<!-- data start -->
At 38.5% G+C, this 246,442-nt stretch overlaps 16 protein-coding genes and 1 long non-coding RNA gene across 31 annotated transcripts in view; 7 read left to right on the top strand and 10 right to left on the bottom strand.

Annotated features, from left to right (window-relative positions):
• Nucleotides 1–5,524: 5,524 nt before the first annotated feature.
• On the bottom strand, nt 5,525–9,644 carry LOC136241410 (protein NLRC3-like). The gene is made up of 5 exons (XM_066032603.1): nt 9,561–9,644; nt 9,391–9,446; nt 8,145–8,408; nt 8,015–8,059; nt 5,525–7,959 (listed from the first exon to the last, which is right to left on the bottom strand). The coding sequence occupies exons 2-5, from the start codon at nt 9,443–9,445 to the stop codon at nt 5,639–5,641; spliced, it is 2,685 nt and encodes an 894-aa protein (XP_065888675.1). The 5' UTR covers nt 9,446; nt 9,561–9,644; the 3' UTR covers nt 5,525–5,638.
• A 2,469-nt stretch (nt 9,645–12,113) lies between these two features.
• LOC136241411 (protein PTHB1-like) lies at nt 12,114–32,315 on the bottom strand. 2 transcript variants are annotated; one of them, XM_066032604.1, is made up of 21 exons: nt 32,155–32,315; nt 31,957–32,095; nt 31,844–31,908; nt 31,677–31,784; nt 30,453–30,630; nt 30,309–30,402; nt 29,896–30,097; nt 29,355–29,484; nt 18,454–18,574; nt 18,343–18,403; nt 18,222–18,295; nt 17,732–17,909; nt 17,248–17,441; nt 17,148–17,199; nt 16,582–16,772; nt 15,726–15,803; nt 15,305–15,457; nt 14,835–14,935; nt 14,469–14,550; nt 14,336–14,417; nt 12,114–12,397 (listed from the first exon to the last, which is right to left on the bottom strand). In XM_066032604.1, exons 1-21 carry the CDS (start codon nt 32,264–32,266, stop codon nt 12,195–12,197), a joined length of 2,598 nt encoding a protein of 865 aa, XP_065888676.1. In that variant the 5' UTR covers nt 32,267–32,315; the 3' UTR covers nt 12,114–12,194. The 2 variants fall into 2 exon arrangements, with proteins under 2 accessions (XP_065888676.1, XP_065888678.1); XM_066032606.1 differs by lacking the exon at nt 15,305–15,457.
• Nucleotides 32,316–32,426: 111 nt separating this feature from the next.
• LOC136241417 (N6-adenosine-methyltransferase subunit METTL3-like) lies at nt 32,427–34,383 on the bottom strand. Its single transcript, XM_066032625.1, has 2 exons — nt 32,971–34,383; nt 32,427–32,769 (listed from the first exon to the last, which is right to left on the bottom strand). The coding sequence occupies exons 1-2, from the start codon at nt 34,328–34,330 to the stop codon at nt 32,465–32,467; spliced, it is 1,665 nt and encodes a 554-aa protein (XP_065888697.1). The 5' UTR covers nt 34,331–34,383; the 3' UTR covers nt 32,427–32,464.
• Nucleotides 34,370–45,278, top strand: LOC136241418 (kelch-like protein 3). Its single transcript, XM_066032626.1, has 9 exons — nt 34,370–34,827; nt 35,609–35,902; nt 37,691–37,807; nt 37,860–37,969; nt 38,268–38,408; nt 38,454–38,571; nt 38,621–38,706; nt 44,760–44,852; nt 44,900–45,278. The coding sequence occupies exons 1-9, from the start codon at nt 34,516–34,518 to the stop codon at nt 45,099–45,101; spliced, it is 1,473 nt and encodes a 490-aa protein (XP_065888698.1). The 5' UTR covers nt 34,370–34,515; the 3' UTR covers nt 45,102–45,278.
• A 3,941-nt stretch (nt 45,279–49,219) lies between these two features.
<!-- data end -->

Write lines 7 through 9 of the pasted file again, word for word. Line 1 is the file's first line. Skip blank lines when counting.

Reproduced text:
• Nucleotides 32,316–32,426: 111 nt separating this feature from the next.
• LOC136241417 (N6-adenosine-methyltransferase subunit METTL3-like) lies at nt 32,427–34,383 on the bottom strand. Its single transcript, XM_066032625.1, has 2 exons — nt 32,971–34,383; nt 32,427–32,769 (listed from the first exon to the last, which is right to left on the bottom strand). The coding sequence occupies exons 1-2, from the start codon at nt 34,328–34,330 to the stop codon at nt 32,465–32,467; spliced, it is 1,665 nt and encodes a 554-aa protein (XP_065888697.1). The 5' UTR covers nt 34,331–34,383; the 3' UTR covers nt 32,427–32,464.
• Nucleotides 34,370–45,278, top strand: LOC136241418 (kelch-like protein 3). Its single transcript, XM_066032626.1, has 9 exons — nt 34,370–34,827; nt 35,609–35,902; nt 37,691–37,807; nt 37,860–37,969; nt 38,268–38,408; nt 38,454–38,571; nt 38,621–38,706; nt 44,760–44,852; nt 44,900–45,278. The coding sequence occupies exons 1-9, from the start codon at nt 34,516–34,518 to the stop codon at nt 45,099–45,101; spliced, it is 1,473 nt and encodes a 490-aa protein (XP_065888698.1). The 5' UTR covers nt 34,370–34,515; the 3' UTR covers nt 45,102–45,278.